“The highlights for me so far are the renovations that are happening courtesy of the embassies of Australia and Switzerland. One of the things that I flagged prominently was the poor state of the gallery and I’m happy to say that we have been able to unlock value through these investments . . . it’s going to take a long time but the art gallery will become a beautiful place again,” he said.
Despite the renovations made so far, more is still yet to be done.
“With the Australian grant we are installing a disability ramp so we can be accessible to people living with disabilities. We are fixing the ceiling on the outside which had become a huge turn off. We are repairing the car park and we will also replace the roof and ceiling in the lecture theatre and permanent collection areas stretching right up to the staff kitchen.
“So that’s a huge milestone within the scope of works that are still outstanding. We hope that in the next few months it will be done. The Swiss also came through and helped us expand the holding capacity of our permanent collection. We are also installing a solar system that will wean off 75 percent of the gallery from regular electricity supply. There’s still a lot to do and we are short of resources but it’s been an exciting period considering that it’s been exactly a year since I issued a plea for help,” he said.
When Nyathi introduced virtual tours last year, more eyebrows were raised as some questioned a strategy that seemed to be at odds with the traditional workings of the art gallery. With Covid-19 forcing the arts to go digital, that bit of innovation now seems prophetic.
“When I introduced virtual tours there were many questions about its viability. I’m happy that Covid-19 has all but accelerated the need for digitisation. We did the initial virtual tour last year and we also did another this year. Now, with developments that we have seen globally we will be taking the concept a step higher . . . there’s now internal and external consensus that digitising is the future. Digitising also does not mean we do away with the traditional means of artistic expression,” he said.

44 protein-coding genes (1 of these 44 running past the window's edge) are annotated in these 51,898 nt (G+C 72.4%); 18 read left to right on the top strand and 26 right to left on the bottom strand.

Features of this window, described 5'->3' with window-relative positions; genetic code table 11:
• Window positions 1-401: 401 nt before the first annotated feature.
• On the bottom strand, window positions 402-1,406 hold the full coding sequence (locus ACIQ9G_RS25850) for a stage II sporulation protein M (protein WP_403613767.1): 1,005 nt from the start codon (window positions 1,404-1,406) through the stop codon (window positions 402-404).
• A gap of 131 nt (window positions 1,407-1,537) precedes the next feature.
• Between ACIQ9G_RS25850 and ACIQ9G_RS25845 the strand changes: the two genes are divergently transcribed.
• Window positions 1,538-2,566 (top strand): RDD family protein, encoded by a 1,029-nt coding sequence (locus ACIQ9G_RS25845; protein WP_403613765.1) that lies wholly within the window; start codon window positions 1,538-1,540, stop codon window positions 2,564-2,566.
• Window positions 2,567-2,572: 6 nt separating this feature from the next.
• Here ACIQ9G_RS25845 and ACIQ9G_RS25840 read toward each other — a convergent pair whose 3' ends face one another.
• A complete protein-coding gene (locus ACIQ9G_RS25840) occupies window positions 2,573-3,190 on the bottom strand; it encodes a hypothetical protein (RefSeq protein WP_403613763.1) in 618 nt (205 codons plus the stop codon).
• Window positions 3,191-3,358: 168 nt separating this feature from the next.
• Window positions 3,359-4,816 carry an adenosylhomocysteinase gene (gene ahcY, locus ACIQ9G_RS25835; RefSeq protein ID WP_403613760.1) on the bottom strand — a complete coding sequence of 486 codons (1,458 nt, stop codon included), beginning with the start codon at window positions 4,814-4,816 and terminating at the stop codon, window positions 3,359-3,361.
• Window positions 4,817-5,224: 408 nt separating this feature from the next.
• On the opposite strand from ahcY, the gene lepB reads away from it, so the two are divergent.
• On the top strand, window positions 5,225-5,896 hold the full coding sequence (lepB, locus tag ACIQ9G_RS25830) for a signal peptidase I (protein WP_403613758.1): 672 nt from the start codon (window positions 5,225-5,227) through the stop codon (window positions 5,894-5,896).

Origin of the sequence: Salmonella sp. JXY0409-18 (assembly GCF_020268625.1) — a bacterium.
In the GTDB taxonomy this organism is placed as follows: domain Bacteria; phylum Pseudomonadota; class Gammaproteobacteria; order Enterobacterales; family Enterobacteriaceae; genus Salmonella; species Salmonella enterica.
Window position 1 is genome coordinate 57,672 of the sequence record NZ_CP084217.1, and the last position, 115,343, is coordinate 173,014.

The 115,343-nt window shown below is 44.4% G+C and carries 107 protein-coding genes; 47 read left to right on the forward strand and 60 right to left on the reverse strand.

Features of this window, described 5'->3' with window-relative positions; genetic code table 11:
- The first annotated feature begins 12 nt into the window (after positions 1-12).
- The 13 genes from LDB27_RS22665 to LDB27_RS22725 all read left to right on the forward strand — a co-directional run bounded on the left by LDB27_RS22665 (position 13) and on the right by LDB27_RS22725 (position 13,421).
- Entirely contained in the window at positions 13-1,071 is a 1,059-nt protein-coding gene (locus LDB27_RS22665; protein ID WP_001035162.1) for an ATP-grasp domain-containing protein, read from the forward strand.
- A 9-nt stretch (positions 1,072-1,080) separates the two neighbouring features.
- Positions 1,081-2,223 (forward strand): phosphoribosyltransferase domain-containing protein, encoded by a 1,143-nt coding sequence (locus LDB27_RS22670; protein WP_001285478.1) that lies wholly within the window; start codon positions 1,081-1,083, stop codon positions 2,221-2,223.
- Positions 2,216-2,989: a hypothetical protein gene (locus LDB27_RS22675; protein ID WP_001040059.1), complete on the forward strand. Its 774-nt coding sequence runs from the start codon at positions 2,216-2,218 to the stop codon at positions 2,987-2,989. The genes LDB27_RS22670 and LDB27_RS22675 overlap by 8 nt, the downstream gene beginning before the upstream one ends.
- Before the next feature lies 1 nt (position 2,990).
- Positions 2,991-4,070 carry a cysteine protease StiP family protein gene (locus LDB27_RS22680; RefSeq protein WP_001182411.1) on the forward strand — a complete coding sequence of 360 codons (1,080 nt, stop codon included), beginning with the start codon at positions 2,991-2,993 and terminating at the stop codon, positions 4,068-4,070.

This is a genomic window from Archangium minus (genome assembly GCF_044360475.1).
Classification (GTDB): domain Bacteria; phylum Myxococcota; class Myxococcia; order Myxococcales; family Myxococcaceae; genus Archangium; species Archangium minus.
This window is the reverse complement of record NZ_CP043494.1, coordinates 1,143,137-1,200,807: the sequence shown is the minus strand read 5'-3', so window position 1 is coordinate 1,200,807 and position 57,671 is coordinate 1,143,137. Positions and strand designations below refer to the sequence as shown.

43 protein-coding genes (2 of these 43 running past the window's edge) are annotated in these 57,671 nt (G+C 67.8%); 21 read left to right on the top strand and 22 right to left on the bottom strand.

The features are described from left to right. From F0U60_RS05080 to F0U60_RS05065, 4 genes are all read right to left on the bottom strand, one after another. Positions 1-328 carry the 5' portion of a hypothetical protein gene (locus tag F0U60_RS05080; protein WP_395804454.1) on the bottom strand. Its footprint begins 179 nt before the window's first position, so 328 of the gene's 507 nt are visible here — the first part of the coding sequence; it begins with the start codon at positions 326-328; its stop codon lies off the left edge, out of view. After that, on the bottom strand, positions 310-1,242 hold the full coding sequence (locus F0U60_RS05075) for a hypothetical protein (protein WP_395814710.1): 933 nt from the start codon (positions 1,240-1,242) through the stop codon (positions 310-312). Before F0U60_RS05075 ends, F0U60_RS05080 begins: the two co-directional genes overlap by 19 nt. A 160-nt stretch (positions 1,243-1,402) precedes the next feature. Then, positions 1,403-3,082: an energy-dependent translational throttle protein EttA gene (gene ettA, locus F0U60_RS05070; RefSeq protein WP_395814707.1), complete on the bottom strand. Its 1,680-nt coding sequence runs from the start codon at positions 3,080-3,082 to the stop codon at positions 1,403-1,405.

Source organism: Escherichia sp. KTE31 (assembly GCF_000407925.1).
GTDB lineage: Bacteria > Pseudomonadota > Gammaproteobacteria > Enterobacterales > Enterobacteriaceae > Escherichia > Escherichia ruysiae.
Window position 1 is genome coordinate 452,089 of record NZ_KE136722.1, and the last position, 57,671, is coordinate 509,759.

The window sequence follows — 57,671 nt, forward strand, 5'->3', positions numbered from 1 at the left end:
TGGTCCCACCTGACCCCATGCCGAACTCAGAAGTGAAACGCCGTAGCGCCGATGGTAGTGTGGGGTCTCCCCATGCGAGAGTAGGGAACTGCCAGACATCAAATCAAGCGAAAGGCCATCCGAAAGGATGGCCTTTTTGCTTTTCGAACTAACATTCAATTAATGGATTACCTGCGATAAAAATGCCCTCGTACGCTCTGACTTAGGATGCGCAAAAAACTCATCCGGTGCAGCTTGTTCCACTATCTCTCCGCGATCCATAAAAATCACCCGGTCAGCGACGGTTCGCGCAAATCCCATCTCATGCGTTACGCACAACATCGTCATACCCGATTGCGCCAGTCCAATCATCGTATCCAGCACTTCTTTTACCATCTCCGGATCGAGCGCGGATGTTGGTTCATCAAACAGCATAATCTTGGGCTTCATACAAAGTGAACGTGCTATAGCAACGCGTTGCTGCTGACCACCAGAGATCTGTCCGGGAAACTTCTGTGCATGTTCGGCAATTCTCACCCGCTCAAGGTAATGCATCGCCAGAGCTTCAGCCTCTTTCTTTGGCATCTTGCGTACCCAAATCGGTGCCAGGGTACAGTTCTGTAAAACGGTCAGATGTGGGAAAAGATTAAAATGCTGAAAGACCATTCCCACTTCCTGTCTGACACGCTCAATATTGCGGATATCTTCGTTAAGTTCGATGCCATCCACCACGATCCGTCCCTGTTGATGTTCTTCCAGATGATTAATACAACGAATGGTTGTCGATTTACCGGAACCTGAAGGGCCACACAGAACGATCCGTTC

Covid-19 has closed the art gallery’s doors and Nyathi has been counting many missed opportunities. When the world goes back to normal, he wants to continue on the promising journey that began last year.
“The month of May was supposed to be the month when we introduced the gallery’s first ever full-scale digital arts exhibition which we would have done with British Council in Southern Africa and Arebyte Gallery in London but we have postponed it to tentatively October.
“That was when we were supposed to demonstrate what we mean when we say digital art. We were also meant to send three resident artistes to South Africa for a residency exchange programme but that is also now again on hold. In that very week when the lockdown started, we were meant to start hosting a visiting curator . . . certainly we have delayed the value that we could have had from these various interventions,” he said.